PLANNING PREMISES —MEANING AND TYPES

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Planning is made for the future, but the future is uncertain.

This is why management makes certain assumptions about the future and the business environment when planning.

These assumptions about the business environment are called planning premises.

Planning premises may be defined as the anticipated environment and context in which plans are projected to operate.

They are forecasts and assumptions made during planning regarding the future environment.

The planning premise includes all forecasts of future events and conditions that will have an impact on how the organization executes the course of action it has chosen to follow.

Types of Planning premise

Planning premises can be divided into internal and external premises, tangible and intangible premises, controllable, semi-controllable and uncontrollable premises, constant and variable premises 

Internal and external premises

1. Internal premises: These come from the business itself and exist inside the business.

Men, money, materials, and methods are examples of internal premises.

2. External premises: These come from the business environment and are external to the company.

The business's political, social, legal, and technological environment are considered external premises.

Tangible and Intangible premises

1. Tangible premises: These are premises that can be quantitatively measured.

Tangible premises include units of production, sales, money, and hours of work.

2. Intangible premises: Unlike tangible premises, intangible premises cannot be measured quantitatively.

Staff attitudes, staff morale, public relations, and brand goodwill are a few examples of intangible premises.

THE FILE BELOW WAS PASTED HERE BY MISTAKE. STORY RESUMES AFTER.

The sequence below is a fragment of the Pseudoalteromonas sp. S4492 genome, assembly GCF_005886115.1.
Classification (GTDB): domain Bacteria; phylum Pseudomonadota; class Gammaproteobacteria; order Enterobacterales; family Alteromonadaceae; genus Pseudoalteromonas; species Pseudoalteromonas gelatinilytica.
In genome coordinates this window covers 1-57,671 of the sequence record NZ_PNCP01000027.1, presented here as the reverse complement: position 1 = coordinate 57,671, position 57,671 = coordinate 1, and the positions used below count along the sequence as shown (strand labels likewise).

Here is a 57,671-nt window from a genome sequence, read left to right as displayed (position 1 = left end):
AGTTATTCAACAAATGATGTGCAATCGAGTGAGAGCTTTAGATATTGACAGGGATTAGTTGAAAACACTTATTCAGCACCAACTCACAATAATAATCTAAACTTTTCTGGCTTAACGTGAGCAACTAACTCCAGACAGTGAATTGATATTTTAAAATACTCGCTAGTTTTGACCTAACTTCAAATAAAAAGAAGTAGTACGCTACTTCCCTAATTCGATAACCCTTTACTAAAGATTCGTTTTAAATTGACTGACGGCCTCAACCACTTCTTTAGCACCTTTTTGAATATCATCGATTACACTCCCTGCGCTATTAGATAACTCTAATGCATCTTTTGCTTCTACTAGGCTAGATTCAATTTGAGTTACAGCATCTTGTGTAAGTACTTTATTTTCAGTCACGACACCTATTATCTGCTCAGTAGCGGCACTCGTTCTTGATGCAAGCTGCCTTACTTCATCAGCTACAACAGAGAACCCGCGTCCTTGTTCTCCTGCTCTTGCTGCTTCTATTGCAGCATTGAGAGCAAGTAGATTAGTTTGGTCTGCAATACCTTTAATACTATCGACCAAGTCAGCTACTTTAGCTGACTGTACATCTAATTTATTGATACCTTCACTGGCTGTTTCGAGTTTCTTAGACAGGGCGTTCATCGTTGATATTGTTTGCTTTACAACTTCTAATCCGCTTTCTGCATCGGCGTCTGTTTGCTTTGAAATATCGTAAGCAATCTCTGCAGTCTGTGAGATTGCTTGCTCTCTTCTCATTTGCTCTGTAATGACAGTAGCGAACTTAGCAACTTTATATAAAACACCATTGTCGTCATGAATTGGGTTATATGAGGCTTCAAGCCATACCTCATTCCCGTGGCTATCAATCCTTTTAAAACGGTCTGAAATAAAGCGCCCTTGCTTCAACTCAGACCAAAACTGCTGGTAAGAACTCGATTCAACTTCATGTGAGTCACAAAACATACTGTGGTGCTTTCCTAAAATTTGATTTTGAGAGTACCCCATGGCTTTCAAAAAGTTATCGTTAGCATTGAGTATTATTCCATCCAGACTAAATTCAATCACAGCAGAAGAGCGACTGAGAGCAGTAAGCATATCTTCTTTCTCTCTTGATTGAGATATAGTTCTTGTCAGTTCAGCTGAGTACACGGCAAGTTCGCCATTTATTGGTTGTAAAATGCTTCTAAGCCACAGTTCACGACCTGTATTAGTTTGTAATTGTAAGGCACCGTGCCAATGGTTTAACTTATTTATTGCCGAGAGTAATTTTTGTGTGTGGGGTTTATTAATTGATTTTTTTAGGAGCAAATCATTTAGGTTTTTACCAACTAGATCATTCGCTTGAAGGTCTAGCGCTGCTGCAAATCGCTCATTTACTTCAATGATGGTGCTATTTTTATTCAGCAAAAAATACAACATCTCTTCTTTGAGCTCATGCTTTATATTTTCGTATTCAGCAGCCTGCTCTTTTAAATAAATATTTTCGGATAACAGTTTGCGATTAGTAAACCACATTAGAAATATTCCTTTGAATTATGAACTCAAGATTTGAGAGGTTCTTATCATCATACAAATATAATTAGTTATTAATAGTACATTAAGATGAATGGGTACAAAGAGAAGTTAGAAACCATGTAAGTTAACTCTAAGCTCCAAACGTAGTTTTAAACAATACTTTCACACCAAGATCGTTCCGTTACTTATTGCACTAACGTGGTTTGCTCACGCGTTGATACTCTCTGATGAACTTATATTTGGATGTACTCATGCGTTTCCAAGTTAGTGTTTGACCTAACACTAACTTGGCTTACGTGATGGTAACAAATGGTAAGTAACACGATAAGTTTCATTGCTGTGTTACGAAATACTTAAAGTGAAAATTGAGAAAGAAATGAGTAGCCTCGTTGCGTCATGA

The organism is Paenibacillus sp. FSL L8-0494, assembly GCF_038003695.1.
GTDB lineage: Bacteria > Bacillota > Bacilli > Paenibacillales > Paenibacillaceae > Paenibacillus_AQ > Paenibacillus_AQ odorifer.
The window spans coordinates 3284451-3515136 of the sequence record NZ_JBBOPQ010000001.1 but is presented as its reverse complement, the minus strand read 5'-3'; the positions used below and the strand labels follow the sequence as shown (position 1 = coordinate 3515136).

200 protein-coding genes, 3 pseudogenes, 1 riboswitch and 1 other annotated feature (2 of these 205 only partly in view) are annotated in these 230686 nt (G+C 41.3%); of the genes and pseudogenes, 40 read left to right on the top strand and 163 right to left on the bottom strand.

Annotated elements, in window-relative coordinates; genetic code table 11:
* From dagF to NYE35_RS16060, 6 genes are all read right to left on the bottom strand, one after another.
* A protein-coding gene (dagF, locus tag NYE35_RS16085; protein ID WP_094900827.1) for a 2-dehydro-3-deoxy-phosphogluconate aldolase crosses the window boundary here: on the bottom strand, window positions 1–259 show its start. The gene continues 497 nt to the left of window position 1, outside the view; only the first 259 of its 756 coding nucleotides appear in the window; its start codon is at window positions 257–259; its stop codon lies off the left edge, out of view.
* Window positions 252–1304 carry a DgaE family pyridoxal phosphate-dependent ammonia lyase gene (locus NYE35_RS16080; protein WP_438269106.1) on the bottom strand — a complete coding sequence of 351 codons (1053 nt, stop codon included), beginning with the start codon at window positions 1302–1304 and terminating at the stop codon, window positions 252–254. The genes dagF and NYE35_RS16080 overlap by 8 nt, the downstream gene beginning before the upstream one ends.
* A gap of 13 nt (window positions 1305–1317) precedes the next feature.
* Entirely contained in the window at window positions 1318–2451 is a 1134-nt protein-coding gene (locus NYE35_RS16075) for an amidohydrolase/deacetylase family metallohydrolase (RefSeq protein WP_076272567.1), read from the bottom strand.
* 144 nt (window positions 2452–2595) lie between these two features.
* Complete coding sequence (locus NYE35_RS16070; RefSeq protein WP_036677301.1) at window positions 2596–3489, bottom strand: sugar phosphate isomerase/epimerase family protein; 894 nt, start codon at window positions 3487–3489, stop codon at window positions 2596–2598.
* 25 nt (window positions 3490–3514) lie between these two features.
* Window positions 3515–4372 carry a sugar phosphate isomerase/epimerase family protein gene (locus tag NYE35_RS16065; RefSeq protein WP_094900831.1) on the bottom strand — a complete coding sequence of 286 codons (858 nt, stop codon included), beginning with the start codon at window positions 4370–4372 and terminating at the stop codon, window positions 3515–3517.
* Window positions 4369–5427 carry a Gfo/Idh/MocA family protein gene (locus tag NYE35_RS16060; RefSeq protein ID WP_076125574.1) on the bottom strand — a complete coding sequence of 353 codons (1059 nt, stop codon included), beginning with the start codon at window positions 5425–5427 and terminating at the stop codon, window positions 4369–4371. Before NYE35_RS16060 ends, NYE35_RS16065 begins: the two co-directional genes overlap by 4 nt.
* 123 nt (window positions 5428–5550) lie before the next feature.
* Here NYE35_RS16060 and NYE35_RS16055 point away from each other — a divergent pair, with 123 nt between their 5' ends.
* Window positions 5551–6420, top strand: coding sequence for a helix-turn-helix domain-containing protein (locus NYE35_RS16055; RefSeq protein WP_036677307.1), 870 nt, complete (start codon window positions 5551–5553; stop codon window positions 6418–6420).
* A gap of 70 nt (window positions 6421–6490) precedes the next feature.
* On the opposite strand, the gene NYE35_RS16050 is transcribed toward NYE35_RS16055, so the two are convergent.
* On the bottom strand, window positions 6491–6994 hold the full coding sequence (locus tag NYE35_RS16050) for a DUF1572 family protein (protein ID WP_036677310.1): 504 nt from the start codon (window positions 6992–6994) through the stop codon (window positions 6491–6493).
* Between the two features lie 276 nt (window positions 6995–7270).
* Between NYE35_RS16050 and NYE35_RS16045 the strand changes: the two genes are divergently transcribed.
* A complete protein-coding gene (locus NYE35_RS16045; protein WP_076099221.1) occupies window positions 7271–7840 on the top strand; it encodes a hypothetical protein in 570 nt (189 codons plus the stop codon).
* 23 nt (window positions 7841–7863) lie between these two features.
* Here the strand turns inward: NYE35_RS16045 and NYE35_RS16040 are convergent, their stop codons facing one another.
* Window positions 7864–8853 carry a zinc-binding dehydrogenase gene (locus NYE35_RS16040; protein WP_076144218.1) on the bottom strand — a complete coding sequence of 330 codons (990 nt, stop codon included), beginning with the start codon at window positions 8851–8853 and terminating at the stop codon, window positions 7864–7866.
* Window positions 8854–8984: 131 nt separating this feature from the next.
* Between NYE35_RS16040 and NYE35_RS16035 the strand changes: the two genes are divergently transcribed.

Controllable, semi-controllable and uncontrollable premises

1. Controllable premises: As the name suggests, these are premises that can be controlled by the management of an organisation.

Materials, machines, and money are all examples of controllable premises.

2. Semi-controllable premises: Premises that can be partially controlled are those that fall under the category of semi-controllable premises.

Examples include trade union relations and marketing strategies of a business.

3. Uncontrollable premises: These are premises that are out of the organization's control

That is, the organization has no control over them. Consumer behavior, weather, conflict, and government policy are a few examples of uncontrollable premises.

Constant and variable premises

1. Constant premises: These are premises that do not change, even when there is a change in course of action.

Constant premises behave consistently in almost all situations, making them relatively predictable.

Constant premises include money, machines and materials.

2. Variable premises: Unlike constant premises which do not change when there is a change in course of action, constant premises change when there is a change in the course of action.

As variable premises do change, they are unpredictable. Examples are trade-union and management relations which may turn sour or more favourable depending on the course of action taken by an organisation.

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